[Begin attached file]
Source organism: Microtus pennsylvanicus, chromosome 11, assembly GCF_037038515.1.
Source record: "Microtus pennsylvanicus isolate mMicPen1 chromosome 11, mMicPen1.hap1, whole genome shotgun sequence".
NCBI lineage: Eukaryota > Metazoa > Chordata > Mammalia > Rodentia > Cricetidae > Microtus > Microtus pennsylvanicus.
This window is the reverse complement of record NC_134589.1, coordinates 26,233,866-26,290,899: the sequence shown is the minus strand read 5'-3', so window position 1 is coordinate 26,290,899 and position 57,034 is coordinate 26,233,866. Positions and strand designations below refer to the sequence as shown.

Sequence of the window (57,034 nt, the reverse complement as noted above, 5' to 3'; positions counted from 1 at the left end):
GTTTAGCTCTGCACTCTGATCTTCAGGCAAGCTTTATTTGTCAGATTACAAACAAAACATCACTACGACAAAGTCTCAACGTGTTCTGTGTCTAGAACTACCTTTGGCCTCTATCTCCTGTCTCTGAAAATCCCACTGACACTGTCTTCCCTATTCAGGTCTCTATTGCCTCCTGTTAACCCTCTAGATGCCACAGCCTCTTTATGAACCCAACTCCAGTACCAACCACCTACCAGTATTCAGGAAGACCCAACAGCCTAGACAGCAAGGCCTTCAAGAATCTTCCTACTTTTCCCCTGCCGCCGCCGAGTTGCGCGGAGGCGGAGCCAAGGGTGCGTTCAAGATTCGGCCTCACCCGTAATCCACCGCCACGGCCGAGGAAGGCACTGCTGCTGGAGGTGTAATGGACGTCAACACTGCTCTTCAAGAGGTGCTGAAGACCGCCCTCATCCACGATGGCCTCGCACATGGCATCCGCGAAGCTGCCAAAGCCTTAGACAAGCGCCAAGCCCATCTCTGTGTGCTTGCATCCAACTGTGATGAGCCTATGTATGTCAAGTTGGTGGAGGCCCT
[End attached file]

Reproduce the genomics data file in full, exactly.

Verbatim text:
Source organism: Microtus pennsylvanicus, chromosome 11, assembly GCF_037038515.1.
Source record: "Microtus pennsylvanicus isolate mMicPen1 chromosome 11, mMicPen1.hap1, whole genome shotgun sequence".
NCBI lineage: Eukaryota > Metazoa > Chordata > Mammalia > Rodentia > Cricetidae > Microtus > Microtus pennsylvanicus.
This window is the reverse complement of record NC_134589.1, coordinates 26,233,866-26,290,899: the sequence shown is the minus strand read 5'-3', so window position 1 is coordinate 26,290,899 and position 57,034 is coordinate 26,233,866. Positions and strand designations below refer to the sequence as shown.

Sequence of the window (57,034 nt, the reverse complement as noted above, 5' to 3'; positions counted from 1 at the left end):
GTTTAGCTCTGCACTCTGATCTTCAGGCAAGCTTTATTTGTCAGATTACAAACAAAACATCACTACGACAAAGTCTCAACGTGTTCTGTGTCTAGAACTACCTTTGGCCTCTATCTCCTGTCTCTGAAAATCCCACTGACACTGTCTTCCCTATTCAGGTCTCTATTGCCTCCTGTTAACCCTCTAGATGCCACAGCCTCTTTATGAACCCAACTCCAGTACCAACCACCTACCAGTATTCAGGAAGACCCAACAGCCTAGACAGCAAGGCCTTCAAGAATCTTCCTACTTTTCCCCTGCCGCCGCCGAGTTGCGCGGAGGCGGAGCCAAGGGTGCGTTCAAGATTCGGCCTCACCCGTAATCCACCGCCACGGCCGAGGAAGGCACTGCTGCTGGAGGTGTAATGGACGTCAACACTGCTCTTCAAGAGGTGCTGAAGACCGCCCTCATCCACGATGGCCTCGCACATGGCATCCGCGAAGCTGCCAAAGCCTTAGACAAGCGCCAAGCCCATCTCTGTGTGCTTGCATCCAACTGTGATGAGCCTATGTATGTCAAGTTGGTGGAGGCCCT